Dr. Alexander headed to San Fransisco, California for the annual APA Convention! This year she had several presentations across the four-day conference. Here are a few brief snapshots:
Panel: Can Racism Be Treated Therapeutically? Answers From the Next Generation of Psychologists. Chair: Graham Danzer, PsyD
Can we treat individuals engaging in racist ideology? Five early career psychologists discussed how the field can address racism. Dr. Alexander discussed conceptualization approaches to racism as a potential clinical syndrome, as well as discussed current interventions used to counter implicit biases.
Symposium: Special Topics in Assessment and Treatment--Sexual Offenders and People at Risk of Perpetrating. Chair: Oona Appel, PsyD. Discussant: Apryl Alexander, PsyD
Dr. Alexander discussed the importance of providing culturally competent care to individuals who have committed sex offenses and the limited research on diverse populations within this population despite the emphasis of cultural competence and humility in the field of psychology. Further, the panelists discussed critical areas need in sexual violence prevention.
Paper: Improving Competency Restoration Through Placement Decisions. Lead Author: Graham Danzer, PsyD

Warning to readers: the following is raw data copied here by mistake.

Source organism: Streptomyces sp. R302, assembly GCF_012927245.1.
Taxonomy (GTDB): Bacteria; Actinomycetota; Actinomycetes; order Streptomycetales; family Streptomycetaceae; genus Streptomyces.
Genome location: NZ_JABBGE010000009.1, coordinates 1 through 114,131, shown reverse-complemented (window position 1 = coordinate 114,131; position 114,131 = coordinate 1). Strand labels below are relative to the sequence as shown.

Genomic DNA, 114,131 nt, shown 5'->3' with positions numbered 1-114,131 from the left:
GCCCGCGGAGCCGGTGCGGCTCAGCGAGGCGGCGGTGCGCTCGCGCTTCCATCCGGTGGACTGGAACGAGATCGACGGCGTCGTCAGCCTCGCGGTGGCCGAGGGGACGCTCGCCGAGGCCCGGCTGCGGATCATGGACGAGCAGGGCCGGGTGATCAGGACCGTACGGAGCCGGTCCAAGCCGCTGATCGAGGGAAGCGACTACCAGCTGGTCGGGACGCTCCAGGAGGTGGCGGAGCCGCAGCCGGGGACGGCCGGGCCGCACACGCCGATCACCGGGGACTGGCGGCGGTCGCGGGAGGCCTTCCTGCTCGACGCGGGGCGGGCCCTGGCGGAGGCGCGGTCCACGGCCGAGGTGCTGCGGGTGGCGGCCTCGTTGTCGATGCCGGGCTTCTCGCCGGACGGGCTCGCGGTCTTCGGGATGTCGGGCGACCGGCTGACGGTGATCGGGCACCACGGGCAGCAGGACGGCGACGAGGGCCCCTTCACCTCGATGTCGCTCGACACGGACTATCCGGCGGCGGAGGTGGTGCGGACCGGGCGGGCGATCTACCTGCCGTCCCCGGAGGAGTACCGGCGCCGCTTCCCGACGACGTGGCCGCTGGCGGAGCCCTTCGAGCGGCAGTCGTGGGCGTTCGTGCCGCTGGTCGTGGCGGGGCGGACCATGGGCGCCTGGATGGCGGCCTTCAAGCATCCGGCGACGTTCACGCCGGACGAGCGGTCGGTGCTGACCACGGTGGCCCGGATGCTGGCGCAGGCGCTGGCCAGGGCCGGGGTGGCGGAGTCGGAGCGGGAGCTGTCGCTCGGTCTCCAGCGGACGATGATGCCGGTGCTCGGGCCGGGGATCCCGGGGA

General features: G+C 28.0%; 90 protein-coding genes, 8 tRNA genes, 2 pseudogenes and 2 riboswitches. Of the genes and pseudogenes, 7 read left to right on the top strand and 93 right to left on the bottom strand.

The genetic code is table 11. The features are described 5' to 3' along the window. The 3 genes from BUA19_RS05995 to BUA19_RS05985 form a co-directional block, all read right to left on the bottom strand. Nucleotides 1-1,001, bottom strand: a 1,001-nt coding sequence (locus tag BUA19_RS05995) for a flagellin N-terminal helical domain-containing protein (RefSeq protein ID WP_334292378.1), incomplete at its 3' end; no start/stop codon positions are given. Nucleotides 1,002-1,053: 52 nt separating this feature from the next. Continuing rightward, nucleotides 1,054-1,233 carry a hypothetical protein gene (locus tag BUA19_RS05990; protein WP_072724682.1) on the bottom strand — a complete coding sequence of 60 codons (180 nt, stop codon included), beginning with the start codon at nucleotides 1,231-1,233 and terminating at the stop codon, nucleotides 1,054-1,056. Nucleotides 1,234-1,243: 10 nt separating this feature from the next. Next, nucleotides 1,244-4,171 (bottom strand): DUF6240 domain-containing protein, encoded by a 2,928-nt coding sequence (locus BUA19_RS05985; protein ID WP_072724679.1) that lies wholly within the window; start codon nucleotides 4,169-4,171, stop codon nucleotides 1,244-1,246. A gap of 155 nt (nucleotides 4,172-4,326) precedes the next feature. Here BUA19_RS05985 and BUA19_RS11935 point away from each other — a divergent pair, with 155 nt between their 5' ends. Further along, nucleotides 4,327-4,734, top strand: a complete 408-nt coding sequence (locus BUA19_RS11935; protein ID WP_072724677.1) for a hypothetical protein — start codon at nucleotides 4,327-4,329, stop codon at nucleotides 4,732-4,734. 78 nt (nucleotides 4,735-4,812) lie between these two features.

Colleague Dr. Graham Danzer (Florida State Hospital) presented an upcoming paper entitled The Association Between Specific Competence-Related Abilities and Competence Restoration. Dr. Alexander serves as a co-author of the manuscript — discussing her experiences as director of an outpatient competency restoration program. The manuscript will be published in the Journal of the American Academy of Psychiatry and the Law in early 2019!
Symposium: The Disinvited--Opening Spaces for Our Marginalized Selves in Training and Practice. Chair: Apryl Alexander, PsyD. Discussant: Neil Gowensmith, PhD
The symposium explored the role intersecting, marginalized identities in supervision and training context. The presenters, GSPP forensic faculty, explored how these identities impact practitioners and their clients; how conventional approaches to supervision may overlook or discount the importance of these identities; and practical ways to open a space for exploration of these identities within the parameters of ethical and effective training and social justice practice.